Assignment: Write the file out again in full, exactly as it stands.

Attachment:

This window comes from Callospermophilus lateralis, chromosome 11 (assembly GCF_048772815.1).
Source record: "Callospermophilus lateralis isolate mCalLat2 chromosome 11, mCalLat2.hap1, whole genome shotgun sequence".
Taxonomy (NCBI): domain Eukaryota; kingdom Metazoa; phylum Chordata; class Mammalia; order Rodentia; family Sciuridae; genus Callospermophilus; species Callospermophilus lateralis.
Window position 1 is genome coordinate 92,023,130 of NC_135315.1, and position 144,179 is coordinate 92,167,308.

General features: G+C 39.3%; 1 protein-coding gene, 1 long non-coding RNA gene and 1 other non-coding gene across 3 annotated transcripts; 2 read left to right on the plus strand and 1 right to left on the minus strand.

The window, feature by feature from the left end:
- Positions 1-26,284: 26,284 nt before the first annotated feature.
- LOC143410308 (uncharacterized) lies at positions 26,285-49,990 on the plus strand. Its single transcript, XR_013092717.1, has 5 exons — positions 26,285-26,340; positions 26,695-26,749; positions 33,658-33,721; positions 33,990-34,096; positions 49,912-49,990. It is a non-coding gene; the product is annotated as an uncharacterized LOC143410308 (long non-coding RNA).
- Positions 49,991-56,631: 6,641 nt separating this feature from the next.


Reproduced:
This window comes from Callospermophilus lateralis, chromosome 11 (assembly GCF_048772815.1).
Source record: "Callospermophilus lateralis isolate mCalLat2 chromosome 11, mCalLat2.hap1, whole genome shotgun sequence".
Taxonomy (NCBI): domain Eukaryota; kingdom Metazoa; phylum Chordata; class Mammalia; order Rodentia; family Sciuridae; genus Callospermophilus; species Callospermophilus lateralis.
Window position 1 is genome coordinate 92,023,130 of NC_135315.1, and position 144,179 is coordinate 92,167,308.

General features: G+C 39.3%; 1 protein-coding gene, 1 long non-coding RNA gene and 1 other non-coding gene across 3 annotated transcripts; 2 read left to right on the plus strand and 1 right to left on the minus strand.

The window, feature by feature from the left end:
- Positions 1-26,284: 26,284 nt before the first annotated feature.
- LOC143410308 (uncharacterized) lies at positions 26,285-49,990 on the plus strand. Its single transcript, XR_013092717.1, has 5 exons — positions 26,285-26,340; positions 26,695-26,749; positions 33,658-33,721; positions 33,990-34,096; positions 49,912-49,990. It is a non-coding gene; the product is annotated as an uncharacterized LOC143410308 (long non-coding RNA).
- Positions 49,991-56,631: 6,641 nt separating this feature from the next.